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Bhavin September 27, 2011 at 11:54 am

Very interesting thing I see today on the L&TFINANCE-N2 NCD. The N2 series offers semi-annual interest at 9.62% on the face value (Rs. 1000) on 30th Sep / 31st Mar, and matures on 17-09-2014. The current offer price on NSE for this is Rs. 989. The YTM for this then works out to be a whopping 12.364%. Even allowing for the brokerage of 1%, it works out to be 11.917%. The other series (e.g. N1, N3 etc.) are far away from this figure. Am I missing something?

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Anand Sodo September 27, 2011 at 5:26 pm

My dear friend you have got all your calculations wrong – on the face value you earn interest of Rs. 98.51(yearly) which when calculated on 989 will give you an yield of 9.96% only and not 12.364 which you have calculated.

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Manshu September 28, 2011 at 4:14 am

Anand – you are taking current yield whereas Bhavin is taking YTM which is more accurate since there will be a gain when you redeem the bond at 1,000 while you buy it for only 989. As far as I can tell you aren’t missing anything Bhavin, the YTM for this series is higher than others – though I don’t know why that is so.

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Bhavin September 28, 2011 at 11:21 am

Thanks Anand, Manshu.
One reason my calculations show the YTM the be >12% is that the NDC is trading cum-interest. Today is 28th and they will pay out ~48 per NCD on the 30th Sept., which is ~4.9% and I think that makes the yield go higher. But I am stumped as to why the same logic doesn’t work on the other series, N1, which is of the same duration but pays out quarterly interest instead of half-yearly.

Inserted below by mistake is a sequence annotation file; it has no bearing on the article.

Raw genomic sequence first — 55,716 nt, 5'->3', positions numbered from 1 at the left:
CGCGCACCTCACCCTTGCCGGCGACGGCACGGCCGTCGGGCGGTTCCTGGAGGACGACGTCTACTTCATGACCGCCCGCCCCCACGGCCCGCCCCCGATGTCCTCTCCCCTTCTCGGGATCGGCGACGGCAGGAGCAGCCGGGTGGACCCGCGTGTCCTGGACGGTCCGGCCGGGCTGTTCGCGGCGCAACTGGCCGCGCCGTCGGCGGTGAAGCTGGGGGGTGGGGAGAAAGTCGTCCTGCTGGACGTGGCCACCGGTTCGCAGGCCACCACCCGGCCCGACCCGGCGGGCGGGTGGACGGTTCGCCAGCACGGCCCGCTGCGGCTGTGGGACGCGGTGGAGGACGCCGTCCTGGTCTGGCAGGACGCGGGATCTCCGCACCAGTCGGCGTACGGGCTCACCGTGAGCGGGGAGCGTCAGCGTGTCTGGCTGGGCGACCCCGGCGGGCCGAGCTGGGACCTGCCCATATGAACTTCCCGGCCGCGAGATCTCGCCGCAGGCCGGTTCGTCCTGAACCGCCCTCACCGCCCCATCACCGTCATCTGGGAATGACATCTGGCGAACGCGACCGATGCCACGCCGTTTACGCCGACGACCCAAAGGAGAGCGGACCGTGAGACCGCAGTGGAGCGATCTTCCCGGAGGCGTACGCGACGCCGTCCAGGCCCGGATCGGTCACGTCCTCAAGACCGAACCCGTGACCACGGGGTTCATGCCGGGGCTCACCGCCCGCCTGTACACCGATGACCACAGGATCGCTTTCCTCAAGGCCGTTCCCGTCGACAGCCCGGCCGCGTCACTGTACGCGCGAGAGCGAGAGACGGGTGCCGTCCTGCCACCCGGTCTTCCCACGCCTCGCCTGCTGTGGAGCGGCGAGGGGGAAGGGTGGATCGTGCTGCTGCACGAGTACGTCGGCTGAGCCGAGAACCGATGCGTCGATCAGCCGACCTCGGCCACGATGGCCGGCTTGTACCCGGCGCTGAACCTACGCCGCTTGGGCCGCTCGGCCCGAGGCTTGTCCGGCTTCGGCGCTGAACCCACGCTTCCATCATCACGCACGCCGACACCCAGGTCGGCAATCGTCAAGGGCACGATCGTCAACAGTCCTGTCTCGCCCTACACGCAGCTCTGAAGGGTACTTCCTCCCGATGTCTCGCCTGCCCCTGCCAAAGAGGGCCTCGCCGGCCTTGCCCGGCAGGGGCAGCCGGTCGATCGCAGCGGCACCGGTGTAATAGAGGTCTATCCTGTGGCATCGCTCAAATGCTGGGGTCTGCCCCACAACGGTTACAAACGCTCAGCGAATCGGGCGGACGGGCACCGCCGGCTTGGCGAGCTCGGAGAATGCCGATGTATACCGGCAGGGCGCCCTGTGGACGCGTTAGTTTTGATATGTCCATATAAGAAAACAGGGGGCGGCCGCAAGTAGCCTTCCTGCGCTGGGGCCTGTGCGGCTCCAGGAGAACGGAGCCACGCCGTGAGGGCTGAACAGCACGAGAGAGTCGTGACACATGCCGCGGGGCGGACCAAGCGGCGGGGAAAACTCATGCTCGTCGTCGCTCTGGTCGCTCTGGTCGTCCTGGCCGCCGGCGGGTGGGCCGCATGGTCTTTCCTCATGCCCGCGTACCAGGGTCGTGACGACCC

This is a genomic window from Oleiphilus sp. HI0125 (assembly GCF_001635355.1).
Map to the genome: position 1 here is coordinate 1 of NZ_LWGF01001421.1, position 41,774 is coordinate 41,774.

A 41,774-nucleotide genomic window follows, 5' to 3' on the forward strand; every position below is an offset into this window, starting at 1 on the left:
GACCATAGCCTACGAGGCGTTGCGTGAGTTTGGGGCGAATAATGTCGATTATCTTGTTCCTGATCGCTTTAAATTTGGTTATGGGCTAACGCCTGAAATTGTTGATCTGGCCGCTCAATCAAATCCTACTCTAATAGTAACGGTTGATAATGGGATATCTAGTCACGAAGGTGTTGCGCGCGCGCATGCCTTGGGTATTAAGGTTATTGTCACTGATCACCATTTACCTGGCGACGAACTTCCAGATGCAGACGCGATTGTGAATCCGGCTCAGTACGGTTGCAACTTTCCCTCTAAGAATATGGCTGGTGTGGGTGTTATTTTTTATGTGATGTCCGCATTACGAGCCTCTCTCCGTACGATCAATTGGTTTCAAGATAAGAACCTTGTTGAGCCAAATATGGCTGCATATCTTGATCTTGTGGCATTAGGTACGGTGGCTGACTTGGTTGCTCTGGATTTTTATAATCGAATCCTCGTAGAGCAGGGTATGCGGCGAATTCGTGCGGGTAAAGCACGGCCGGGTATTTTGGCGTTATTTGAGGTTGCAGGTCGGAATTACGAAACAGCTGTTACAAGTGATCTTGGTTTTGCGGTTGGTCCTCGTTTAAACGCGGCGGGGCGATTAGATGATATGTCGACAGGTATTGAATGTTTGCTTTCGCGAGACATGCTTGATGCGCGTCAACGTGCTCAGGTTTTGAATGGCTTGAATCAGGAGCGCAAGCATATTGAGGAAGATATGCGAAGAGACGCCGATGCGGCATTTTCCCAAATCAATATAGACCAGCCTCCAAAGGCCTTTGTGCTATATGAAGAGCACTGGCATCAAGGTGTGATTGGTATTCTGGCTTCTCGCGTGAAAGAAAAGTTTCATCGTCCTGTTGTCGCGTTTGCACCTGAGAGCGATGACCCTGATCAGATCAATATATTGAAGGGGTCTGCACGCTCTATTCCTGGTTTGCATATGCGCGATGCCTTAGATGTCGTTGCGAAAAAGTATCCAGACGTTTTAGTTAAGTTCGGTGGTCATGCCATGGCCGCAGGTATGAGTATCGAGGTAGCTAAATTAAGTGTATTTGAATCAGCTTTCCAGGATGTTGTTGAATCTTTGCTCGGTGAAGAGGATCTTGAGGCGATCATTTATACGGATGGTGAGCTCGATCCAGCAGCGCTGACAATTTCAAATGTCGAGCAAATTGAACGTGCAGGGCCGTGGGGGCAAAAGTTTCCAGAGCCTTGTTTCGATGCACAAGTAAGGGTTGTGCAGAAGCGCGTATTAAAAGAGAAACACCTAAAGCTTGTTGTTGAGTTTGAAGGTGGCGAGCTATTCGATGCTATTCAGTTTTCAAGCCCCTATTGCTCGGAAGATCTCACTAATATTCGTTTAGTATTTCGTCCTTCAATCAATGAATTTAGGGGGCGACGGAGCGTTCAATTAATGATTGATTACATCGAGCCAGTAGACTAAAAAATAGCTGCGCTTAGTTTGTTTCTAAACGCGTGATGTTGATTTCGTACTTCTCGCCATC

Anyway. My family has bought 100 NCDs yesterday at 989. Time will eventually show whether I spotted a good bet or whether I miscalculated.

Today its trading at 987! Go figure! 🙂 🙂

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Bhavin September 29, 2011 at 4:05 pm

Just found out what was I missing: I made the mistake of assuming the record date would be two days before the payout date! It turns out the record date is actually 15 days before the payout date, so in this case it was 15th Sep. So my yield drops to close to what Anand said. However this is still marginally better than the FD rate in say SBI or HDFC Bank, so I am not too disappointed. And L&T is fairly safe too. 🙂

Arvind September 15, 2011 at 8:34 am

lots of useful information. thanks.
as you so aptly put at the end of your post ‘ if something is too good to be true it probably is’.

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Manshu September 15, 2011 at 9:00 am

I think after this market develops and I’ve seen it work for a few years I’ll be more comfortable investing it it – for now I’m being cautious.

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ankm83 September 15, 2011 at 10:09 am

price being dynamic, the 400 day is now trading at 981, yield>14%. Good option for short term paper

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Manshu September 15, 2011 at 5:58 pm

That surprises me a bit – it’s just 400 days, and it’s trading at a discount, why do you think that is?